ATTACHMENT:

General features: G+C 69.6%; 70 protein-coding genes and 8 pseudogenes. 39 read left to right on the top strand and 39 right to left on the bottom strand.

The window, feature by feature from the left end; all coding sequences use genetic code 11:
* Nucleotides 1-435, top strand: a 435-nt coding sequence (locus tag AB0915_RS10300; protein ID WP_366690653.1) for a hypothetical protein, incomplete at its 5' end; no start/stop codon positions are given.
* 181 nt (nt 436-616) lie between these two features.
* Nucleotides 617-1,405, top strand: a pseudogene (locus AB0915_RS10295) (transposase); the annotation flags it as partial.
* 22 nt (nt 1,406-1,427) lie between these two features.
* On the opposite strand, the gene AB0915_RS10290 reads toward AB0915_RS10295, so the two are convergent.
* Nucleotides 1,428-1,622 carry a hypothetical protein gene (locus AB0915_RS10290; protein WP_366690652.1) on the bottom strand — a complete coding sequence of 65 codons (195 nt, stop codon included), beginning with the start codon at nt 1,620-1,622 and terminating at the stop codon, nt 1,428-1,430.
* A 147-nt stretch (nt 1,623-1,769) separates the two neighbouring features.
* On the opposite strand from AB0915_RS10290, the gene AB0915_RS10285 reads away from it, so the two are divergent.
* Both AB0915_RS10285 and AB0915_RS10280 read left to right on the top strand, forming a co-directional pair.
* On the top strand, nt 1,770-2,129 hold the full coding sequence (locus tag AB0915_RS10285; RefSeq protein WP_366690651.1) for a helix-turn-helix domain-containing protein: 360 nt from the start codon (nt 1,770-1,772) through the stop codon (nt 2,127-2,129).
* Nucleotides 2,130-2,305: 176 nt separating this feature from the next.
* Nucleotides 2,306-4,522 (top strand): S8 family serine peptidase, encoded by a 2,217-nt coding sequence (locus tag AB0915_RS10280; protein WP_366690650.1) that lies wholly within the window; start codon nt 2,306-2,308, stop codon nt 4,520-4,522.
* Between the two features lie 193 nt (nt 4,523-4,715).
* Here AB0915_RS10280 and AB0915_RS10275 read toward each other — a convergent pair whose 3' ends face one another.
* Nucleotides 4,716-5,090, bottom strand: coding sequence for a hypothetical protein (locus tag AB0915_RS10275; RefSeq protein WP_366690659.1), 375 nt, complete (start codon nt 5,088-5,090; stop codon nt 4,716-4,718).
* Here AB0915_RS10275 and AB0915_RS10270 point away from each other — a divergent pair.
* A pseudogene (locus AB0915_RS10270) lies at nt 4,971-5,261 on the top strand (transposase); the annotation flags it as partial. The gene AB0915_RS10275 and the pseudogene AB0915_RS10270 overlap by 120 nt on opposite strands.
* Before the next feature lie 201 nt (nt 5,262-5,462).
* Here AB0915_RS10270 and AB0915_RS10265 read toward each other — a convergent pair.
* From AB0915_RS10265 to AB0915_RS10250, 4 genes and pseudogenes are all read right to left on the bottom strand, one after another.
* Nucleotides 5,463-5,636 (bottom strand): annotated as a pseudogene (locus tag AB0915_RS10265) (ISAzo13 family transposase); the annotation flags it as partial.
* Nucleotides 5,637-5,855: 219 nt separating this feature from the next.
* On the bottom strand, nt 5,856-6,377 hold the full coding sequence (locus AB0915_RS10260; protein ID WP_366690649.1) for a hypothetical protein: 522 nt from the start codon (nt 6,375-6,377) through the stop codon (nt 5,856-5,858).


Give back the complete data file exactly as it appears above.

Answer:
General features: G+C 69.6%; 70 protein-coding genes and 8 pseudogenes. 39 read left to right on the top strand and 39 right to left on the bottom strand.

The window, feature by feature from the left end; all coding sequences use genetic code 11:
* Nucleotides 1-435, top strand: a 435-nt coding sequence (locus tag AB0915_RS10300; protein ID WP_366690653.1) for a hypothetical protein, incomplete at its 5' end; no start/stop codon positions are given.
* 181 nt (nt 436-616) lie between these two features.
* Nucleotides 617-1,405, top strand: a pseudogene (locus AB0915_RS10295) (transposase); the annotation flags it as partial.
* 22 nt (nt 1,406-1,427) lie between these two features.
* On the opposite strand, the gene AB0915_RS10290 reads toward AB0915_RS10295, so the two are convergent.
* Nucleotides 1,428-1,622 carry a hypothetical protein gene (locus AB0915_RS10290; protein WP_366690652.1) on the bottom strand — a complete coding sequence of 65 codons (195 nt, stop codon included), beginning with the start codon at nt 1,620-1,622 and terminating at the stop codon, nt 1,428-1,430.
* A 147-nt stretch (nt 1,623-1,769) separates the two neighbouring features.
* On the opposite strand from AB0915_RS10290, the gene AB0915_RS10285 reads away from it, so the two are divergent.
* Both AB0915_RS10285 and AB0915_RS10280 read left to right on the top strand, forming a co-directional pair.
* On the top strand, nt 1,770-2,129 hold the full coding sequence (locus tag AB0915_RS10285; RefSeq protein WP_366690651.1) for a helix-turn-helix domain-containing protein: 360 nt from the start codon (nt 1,770-1,772) through the stop codon (nt 2,127-2,129).
* Nucleotides 2,130-2,305: 176 nt separating this feature from the next.
* Nucleotides 2,306-4,522 (top strand): S8 family serine peptidase, encoded by a 2,217-nt coding sequence (locus tag AB0915_RS10280; protein WP_366690650.1) that lies wholly within the window; start codon nt 2,306-2,308, stop codon nt 4,520-4,522.
* Between the two features lie 193 nt (nt 4,523-4,715).
* Here AB0915_RS10280 and AB0915_RS10275 read toward each other — a convergent pair whose 3' ends face one another.
* Nucleotides 4,716-5,090, bottom strand: coding sequence for a hypothetical protein (locus tag AB0915_RS10275; RefSeq protein WP_366690659.1), 375 nt, complete (start codon nt 5,088-5,090; stop codon nt 4,716-4,718).
* Here AB0915_RS10275 and AB0915_RS10270 point away from each other — a divergent pair.
* A pseudogene (locus AB0915_RS10270) lies at nt 4,971-5,261 on the top strand (transposase); the annotation flags it as partial. The gene AB0915_RS10275 and the pseudogene AB0915_RS10270 overlap by 120 nt on opposite strands.
* Before the next feature lie 201 nt (nt 5,262-5,462).
* Here AB0915_RS10270 and AB0915_RS10265 read toward each other — a convergent pair.
* From AB0915_RS10265 to AB0915_RS10250, 4 genes and pseudogenes are all read right to left on the bottom strand, one after another.
* Nucleotides 5,463-5,636 (bottom strand): annotated as a pseudogene (locus tag AB0915_RS10265) (ISAzo13 family transposase); the annotation flags it as partial.
* Nucleotides 5,637-5,855: 219 nt separating this feature from the next.
* On the bottom strand, nt 5,856-6,377 hold the full coding sequence (locus AB0915_RS10260; protein ID WP_366690649.1) for a hypothetical protein: 522 nt from the start codon (nt 6,375-6,377) through the stop codon (nt 5,856-5,858).